Become a Leader in the Pizza Revolution

When we drive around the country – and believe me, we get around – we see a pizza revolution. There’s a changing of the guard that has brought more pizza and pizza-like offerings to more people than ever before.

The rising dough (and we’re talking not only money, but regular and gluten-free crusts) is led by the Quick Service Restaurants (QSR) with their customizable pizza places. But new pizza spots are springing up in neighborhood strip malls, gas stations and convenience stores that populate every corner of the country.

Everyone wants to include pizza in their food offering.  A gas station sees food as a profitable add-on that costs nickels to make but can sell for $2.00. C-stores have been selling pizza for years from mini-countertop ovens.  Subway® introduced an entire line of flatbread, confirming and promoting a menu item that is standard on Italian restaurant menus.

As a pizza restaurant operator, you only have to look around the corner to see your competition. Although they may sell a less expensive product that is not made from fresh dough, mass merchandisers of pizza should be seen not as a competitor, but an indicator of your future

In fact, the largest pizza chain in the country isn’t one of the names familiar from Main Street to Wall Street, such as Domino’s or Pizza Hut. It’s called Hunt Brothers Pizza, which is family owned with more than 7,000 locations in 28 states. They serve pizza in convenience stores, gas stations, country markets, sports arenas and schools. And like the pizza offerings in Wawa, Sheets, 7-11 and literally thousands of others throughout the country, Hunt Brothers has found a niche with consumers just wanting an easy way to get their “fix” of a slice of pizza.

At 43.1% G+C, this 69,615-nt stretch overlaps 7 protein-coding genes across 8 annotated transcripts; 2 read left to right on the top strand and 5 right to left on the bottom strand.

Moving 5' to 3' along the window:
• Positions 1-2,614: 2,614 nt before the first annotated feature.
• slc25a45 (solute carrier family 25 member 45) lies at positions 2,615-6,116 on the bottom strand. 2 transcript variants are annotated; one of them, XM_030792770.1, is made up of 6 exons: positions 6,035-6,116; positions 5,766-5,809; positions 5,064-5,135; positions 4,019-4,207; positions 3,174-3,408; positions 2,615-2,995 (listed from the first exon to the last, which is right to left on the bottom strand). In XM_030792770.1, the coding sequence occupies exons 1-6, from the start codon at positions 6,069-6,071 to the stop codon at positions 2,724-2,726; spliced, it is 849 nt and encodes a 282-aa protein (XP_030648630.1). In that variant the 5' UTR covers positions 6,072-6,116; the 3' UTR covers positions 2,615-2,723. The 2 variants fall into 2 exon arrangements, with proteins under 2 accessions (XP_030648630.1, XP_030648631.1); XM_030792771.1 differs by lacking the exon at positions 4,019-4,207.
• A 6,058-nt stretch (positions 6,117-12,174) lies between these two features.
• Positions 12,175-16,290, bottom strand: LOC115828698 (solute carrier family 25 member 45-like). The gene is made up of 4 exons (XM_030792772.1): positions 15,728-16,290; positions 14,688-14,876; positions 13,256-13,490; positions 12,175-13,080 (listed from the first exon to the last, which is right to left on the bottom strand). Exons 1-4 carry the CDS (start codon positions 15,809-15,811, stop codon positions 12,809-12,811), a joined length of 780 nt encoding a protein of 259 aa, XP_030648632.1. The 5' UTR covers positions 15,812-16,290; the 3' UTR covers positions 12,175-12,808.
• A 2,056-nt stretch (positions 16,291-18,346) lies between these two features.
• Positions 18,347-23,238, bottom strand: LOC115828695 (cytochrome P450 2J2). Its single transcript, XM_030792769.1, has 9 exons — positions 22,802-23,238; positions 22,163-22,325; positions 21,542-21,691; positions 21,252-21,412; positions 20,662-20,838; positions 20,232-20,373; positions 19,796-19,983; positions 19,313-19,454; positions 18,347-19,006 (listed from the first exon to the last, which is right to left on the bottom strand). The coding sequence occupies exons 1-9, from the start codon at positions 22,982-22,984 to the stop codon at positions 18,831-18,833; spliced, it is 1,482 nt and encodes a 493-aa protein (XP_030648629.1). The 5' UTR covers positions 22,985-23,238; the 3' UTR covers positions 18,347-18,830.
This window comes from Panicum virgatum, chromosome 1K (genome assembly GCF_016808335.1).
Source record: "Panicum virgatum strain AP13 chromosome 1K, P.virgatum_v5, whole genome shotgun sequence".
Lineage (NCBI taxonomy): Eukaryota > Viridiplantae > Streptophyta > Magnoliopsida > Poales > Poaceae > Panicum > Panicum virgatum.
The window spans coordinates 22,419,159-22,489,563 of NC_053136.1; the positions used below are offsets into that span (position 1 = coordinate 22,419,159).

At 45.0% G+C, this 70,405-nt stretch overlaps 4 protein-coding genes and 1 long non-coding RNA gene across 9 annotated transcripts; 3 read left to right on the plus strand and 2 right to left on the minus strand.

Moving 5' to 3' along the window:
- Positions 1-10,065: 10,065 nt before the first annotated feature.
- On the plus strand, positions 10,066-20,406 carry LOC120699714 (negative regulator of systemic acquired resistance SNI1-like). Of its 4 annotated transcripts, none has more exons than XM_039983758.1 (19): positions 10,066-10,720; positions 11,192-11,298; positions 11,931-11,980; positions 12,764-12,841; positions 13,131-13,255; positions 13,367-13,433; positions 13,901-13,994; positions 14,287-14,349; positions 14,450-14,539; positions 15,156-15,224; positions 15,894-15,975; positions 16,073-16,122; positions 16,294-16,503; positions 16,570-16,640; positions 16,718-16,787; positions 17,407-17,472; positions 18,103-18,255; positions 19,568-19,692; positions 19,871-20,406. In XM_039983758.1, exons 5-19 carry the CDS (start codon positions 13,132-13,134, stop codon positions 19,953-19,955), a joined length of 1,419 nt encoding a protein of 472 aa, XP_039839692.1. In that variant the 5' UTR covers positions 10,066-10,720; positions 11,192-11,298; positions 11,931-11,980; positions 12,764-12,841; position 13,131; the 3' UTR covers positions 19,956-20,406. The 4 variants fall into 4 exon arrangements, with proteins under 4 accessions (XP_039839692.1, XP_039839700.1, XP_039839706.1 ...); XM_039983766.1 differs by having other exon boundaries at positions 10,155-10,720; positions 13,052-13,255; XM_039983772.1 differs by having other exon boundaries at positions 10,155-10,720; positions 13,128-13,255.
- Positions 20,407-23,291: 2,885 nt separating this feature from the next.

Sure, on one hand they may be competitors, or you could look at these pizza pick-up joints as a barometer of the popularity of the product category. Either way, pizza operators should consider this an opportunity to emphasize quality – in your pizza, your customer service as well as convenience.

Here are a few basic ways for you to separate yourselves and establish your place of business as a pizza destination:

  • Be in your store – Don’t be absentee owners; show you care about everything from cleanliness to customer interaction to staffing. You can have the greatest tasting pie in the world but if you don’t show personal attention, people may not return to taste it.
  • Local restaurant marketing – Be part of the community: Sponsor teams, school events, donate to local charities. This makes a big difference in terms of how people view you.
  • Incorporate the latest technology into your marketing – 7-11 is not a social media giant but you can be.
  • Make an unforgettable delicious pie – Start with high quality ingredients – like Liguria Foods pepperoni and toppings. Also, fresh dough and specialty sauces. Make sure your customers can taste the difference.

This is the basic blocking and tackling of owning and running a successful pizzeria and most importantly distinguishing yourself from the masses.

It’s funny how the little things can make a difference.  We are not averse to grabbing a quick slice at our local gas station after going to the pump. But when it comes to having a quality meal, we always choose our favorite pizza place because we know they are committed to making the best pizza possible.

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